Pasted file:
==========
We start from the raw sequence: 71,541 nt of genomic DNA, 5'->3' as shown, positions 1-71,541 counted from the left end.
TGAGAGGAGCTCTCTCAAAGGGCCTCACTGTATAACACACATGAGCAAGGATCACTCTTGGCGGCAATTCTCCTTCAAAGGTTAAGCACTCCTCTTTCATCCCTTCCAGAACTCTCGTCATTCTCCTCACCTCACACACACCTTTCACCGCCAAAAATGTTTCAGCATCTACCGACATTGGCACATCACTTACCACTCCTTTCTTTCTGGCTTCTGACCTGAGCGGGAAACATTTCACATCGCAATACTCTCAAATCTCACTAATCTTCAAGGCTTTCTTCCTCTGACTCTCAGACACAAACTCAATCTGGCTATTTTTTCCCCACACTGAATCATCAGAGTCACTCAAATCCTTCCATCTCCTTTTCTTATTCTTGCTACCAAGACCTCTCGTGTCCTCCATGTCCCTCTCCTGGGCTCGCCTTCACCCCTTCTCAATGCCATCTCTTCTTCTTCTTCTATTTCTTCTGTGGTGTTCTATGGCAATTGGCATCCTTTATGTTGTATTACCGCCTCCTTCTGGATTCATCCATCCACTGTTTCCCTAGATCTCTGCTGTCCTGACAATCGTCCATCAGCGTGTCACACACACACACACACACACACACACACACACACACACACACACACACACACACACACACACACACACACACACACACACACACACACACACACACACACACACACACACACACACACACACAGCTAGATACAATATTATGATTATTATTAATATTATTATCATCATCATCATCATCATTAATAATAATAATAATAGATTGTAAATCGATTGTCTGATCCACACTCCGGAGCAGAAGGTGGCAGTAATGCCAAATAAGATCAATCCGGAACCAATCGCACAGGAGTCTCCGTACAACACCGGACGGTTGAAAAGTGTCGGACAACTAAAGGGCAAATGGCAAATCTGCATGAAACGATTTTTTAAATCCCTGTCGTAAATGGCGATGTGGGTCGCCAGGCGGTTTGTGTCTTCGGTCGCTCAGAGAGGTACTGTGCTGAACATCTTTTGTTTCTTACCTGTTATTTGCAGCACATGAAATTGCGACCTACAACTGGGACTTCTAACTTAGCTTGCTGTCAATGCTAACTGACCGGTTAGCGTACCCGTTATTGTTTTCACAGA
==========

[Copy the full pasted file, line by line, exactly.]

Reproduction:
We start from the raw sequence: 71,541 nt of genomic DNA, 5'->3' as shown, positions 1-71,541 counted from the left end.
TGAGAGGAGCTCTCTCAAAGGGCCTCACTGTATAACACACATGAGCAAGGATCACTCTTGGCGGCAATTCTCCTTCAAAGGTTAAGCACTCCTCTTTCATCCCTTCCAGAACTCTCGTCATTCTCCTCACCTCACACACACCTTTCACCGCCAAAAATGTTTCAGCATCTACCGACATTGGCACATCACTTACCACTCCTTTCTTTCTGGCTTCTGACCTGAGCGGGAAACATTTCACATCGCAATACTCTCAAATCTCACTAATCTTCAAGGCTTTCTTCCTCTGACTCTCAGACACAAACTCAATCTGGCTATTTTTTCCCCACACTGAATCATCAGAGTCACTCAAATCCTTCCATCTCCTTTTCTTATTCTTGCTACCAAGACCTCTCGTGTCCTCCATGTCCCTCTCCTGGGCTCGCCTTCACCCCTTCTCAATGCCATCTCTTCTTCTTCTTCTATTTCTTCTGTGGTGTTCTATGGCAATTGGCATCCTTTATGTTGTATTACCGCCTCCTTCTGGATTCATCCATCCACTGTTTCCCTAGATCTCTGCTGTCCTGACAATCGTCCATCAGCGTGTCACACACACACACACACACACACACACACACACACACACACACACACACACACACACACACACACACACACACACACACACACACACACACACACACACACACACACACACACACACACACACAGCTAGATACAATATTATGATTATTATTAATATTATTATCATCATCATCATCATCATTAATAATAATAATAATAGATTGTAAATCGATTGTCTGATCCACACTCCGGAGCAGAAGGTGGCAGTAATGCCAAATAAGATCAATCCGGAACCAATCGCACAGGAGTCTCCGTACAACACCGGACGGTTGAAAAGTGTCGGACAACTAAAGGGCAAATGGCAAATCTGCATGAAACGATTTTTTAAATCCCTGTCGTAAATGGCGATGTGGGTCGCCAGGCGGTTTGTGTCTTCGGTCGCTCAGAGAGGTACTGTGCTGAACATCTTTTGTTTCTTACCTGTTATTTGCAGCACATGAAATTGCGACCTACAACTGGGACTTCTAACTTAGCTTGCTGTCAATGCTAACTGACCGGTTAGCGTACCCGTTATTGTTTTCACAGA